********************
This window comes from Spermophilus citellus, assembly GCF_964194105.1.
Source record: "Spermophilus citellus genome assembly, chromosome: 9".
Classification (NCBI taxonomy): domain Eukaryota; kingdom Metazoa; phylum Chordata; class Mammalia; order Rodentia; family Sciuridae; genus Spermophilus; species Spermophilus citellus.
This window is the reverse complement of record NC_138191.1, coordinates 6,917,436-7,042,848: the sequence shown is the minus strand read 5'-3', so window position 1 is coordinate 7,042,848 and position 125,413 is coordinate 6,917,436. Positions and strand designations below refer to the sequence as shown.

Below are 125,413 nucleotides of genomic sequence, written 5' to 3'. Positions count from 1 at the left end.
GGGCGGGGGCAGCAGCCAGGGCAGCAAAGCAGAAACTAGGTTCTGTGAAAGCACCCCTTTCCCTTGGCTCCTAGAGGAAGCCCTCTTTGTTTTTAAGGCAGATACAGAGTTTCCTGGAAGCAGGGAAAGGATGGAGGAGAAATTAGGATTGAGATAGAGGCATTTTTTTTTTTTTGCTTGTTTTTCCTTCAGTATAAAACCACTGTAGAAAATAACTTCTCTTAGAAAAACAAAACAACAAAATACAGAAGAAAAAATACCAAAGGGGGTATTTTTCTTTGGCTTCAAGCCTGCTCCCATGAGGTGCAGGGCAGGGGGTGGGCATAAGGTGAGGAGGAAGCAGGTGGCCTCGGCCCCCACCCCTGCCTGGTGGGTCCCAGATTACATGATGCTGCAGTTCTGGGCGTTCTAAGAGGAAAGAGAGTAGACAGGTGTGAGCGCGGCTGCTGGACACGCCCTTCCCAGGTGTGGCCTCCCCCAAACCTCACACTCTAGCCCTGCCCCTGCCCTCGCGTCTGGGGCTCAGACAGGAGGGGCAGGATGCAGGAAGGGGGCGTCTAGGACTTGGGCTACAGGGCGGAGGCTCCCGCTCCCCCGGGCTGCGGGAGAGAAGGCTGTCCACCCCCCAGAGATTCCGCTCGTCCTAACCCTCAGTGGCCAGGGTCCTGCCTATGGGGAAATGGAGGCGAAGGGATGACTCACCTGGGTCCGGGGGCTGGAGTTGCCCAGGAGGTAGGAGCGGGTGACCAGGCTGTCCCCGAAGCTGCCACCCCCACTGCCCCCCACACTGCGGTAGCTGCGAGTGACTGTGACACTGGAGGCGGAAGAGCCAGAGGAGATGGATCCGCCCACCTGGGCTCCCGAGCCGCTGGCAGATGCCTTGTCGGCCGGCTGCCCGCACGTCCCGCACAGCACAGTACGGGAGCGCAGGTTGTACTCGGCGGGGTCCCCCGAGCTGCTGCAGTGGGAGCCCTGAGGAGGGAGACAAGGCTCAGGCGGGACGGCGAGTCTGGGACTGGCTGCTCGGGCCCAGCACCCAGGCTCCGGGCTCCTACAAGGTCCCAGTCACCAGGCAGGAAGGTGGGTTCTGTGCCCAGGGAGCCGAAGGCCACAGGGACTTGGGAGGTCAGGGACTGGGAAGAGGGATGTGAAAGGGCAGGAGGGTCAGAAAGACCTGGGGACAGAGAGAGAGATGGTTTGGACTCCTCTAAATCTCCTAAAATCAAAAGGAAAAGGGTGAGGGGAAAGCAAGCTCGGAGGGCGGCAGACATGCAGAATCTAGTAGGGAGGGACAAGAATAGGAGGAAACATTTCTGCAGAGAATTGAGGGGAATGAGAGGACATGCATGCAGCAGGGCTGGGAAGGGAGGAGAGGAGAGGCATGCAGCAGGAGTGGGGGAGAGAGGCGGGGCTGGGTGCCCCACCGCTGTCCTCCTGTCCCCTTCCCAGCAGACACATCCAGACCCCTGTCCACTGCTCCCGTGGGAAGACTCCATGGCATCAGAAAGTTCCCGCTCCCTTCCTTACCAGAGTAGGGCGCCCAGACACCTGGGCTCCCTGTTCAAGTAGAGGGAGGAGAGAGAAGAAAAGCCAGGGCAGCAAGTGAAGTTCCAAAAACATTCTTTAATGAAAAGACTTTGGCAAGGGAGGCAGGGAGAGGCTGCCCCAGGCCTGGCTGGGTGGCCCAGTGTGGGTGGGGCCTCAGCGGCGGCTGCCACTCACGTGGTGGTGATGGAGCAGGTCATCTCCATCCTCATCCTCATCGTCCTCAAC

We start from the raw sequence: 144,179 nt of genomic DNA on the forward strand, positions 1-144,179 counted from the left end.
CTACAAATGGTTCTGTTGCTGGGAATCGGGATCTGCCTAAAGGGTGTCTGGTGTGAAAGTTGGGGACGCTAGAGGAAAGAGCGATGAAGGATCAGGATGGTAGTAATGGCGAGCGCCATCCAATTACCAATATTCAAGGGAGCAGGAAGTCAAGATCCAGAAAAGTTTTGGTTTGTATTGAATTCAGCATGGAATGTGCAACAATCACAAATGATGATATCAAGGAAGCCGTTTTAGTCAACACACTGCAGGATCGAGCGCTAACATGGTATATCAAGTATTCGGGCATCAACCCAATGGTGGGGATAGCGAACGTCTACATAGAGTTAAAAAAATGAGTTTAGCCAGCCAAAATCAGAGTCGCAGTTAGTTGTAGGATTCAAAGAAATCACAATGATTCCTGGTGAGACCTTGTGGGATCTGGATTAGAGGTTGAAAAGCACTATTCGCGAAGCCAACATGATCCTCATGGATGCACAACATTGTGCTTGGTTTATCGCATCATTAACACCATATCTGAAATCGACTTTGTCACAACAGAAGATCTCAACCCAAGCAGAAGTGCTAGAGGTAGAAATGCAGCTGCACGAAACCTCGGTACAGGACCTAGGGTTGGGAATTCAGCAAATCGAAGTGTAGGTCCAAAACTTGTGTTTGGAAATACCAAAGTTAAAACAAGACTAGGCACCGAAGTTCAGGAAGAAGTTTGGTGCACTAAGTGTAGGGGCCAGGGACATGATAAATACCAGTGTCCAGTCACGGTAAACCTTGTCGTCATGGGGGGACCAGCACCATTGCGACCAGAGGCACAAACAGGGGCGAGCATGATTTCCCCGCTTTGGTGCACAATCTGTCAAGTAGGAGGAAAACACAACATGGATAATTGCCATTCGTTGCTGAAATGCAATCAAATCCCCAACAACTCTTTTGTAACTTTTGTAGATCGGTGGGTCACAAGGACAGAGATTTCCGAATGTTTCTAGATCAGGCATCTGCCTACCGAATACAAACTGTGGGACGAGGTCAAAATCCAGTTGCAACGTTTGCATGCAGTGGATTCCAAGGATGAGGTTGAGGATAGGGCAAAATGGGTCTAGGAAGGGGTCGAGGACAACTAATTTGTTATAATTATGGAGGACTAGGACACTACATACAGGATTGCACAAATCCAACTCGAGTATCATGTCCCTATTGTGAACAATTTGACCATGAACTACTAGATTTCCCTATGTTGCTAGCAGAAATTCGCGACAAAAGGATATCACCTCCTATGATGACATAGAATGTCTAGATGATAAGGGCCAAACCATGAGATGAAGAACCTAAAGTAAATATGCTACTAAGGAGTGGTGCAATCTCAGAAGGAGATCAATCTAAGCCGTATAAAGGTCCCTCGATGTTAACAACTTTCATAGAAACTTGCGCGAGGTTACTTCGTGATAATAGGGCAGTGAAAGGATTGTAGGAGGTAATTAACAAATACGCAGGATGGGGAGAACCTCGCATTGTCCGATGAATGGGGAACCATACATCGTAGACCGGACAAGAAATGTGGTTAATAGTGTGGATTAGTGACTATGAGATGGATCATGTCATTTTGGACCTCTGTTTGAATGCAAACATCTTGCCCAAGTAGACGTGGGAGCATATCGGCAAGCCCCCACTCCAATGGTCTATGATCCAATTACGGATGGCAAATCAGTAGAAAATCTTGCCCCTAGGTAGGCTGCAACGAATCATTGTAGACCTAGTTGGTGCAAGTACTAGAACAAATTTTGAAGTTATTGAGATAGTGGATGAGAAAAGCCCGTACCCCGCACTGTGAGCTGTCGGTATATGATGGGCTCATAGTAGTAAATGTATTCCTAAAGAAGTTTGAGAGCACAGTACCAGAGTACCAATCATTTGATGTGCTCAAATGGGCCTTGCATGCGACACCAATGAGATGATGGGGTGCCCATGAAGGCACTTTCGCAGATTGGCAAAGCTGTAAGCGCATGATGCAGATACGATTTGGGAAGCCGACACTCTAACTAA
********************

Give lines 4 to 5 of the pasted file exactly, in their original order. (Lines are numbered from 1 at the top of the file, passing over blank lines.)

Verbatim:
This window is the reverse complement of record NC_138191.1, coordinates 6,917,436-7,042,848: the sequence shown is the minus strand read 5'-3', so window position 1 is coordinate 7,042,848 and position 125,413 is coordinate 6,917,436. Positions and strand designations below refer to the sequence as shown.

Below are 125,413 nucleotides of genomic sequence, written 5' to 3'. Positions count from 1 at the left end.